cover of book
 

A Maya Universe in Stone
edited by Stephen Houston
J. Paul Getty Trust, The
eISBN: 978-1-60606-753-6 | Cloth: 978-1-60606-744-4
Library of Congress Classification F1435.3.S34
Dewey Decimal Classification 972.81

ABOUT THIS BOOK | AUTHOR BIOGRAPHY
ABOUT THIS BOOK
The first study devoted to a single sculptor in ancient America, as understood through four unprovenanced masterworks traced to a small sector of Guatemala.

In 1950, Dana Lamb, an explorer of some notoriety, stumbled on a Maya ruin in the tropical forests of northern Guatemala. Lamb failed to record the location of the site he called Laxtunich, turning his find into the mystery at the center of this book. The lintels he discovered there, long since looted, are probably of a set with two others that are among the masterworks of Maya sculpture from the Classic period. Using fieldwork, physical evidence, and Lamb’s expedition notes, the authors identify a small area with archaeological sites where the carvings were likely produced.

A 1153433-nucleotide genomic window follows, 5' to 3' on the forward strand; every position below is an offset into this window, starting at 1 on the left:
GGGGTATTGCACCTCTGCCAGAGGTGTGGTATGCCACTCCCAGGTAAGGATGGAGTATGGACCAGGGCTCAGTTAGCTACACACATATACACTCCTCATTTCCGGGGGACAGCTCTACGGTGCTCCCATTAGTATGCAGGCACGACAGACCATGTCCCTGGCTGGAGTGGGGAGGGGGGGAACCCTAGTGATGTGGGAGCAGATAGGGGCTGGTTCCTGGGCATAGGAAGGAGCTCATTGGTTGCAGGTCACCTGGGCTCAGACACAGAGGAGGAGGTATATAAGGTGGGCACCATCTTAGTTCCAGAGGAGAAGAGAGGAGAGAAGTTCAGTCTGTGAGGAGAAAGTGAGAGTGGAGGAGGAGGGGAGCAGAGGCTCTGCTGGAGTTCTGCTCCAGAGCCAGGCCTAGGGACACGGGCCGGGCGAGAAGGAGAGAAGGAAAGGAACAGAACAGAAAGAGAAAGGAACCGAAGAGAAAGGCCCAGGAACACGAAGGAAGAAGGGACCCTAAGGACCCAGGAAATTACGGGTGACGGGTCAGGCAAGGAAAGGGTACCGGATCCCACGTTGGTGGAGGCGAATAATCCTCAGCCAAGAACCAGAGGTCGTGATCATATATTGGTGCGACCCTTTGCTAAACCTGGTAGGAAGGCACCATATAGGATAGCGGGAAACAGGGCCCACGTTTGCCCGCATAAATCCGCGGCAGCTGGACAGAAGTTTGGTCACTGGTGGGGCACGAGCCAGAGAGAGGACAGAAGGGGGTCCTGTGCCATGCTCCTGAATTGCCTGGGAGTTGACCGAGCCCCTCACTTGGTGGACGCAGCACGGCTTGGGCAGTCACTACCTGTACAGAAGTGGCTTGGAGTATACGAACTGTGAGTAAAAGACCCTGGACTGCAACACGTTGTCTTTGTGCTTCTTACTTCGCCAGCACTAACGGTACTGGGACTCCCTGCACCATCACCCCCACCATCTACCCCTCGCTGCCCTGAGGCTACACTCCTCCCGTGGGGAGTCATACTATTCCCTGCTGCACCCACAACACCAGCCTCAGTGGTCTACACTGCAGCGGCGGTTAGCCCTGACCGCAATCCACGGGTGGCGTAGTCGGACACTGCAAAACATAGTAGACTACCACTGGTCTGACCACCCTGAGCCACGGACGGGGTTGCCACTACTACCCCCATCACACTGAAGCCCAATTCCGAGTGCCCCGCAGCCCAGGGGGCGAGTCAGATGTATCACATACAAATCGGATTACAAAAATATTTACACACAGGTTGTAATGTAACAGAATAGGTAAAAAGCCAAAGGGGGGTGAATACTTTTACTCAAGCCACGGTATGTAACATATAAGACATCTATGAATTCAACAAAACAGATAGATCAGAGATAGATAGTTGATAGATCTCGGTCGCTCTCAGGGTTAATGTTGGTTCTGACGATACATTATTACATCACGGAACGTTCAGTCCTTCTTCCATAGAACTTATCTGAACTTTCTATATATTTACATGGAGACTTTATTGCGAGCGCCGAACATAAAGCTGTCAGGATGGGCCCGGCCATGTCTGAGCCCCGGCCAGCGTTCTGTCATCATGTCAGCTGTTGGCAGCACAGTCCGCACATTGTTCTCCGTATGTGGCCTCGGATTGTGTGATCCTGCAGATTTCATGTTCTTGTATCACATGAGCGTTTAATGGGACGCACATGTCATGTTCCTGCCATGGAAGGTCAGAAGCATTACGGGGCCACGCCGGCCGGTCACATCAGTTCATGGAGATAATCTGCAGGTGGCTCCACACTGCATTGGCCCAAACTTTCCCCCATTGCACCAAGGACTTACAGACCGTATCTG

Remarkably, the vividly colored lintels, replete with dynastic and cosmic information, can be assigned to a carver, Mayuy, who sculpted his name on two of them. To an extent nearly unique in ancient America, Mayuy can be studied over time as his style developed and his artistic ambition grew. An in-depth analysis of Laxtunich Lintel 1 examines how Mayuy grafted celestial, seasonal, and divine identities onto a local magnate and his overlord from the kingdom of Yaxchilan, Mexico. This volume contextualizes the lintels and points the way to their reprovenancing and, as an ultimate aim, repatriation to Guatemala.

See other books on: Guatemala | Mayas | Pre-Columbian Era | Prehistoric | Stone
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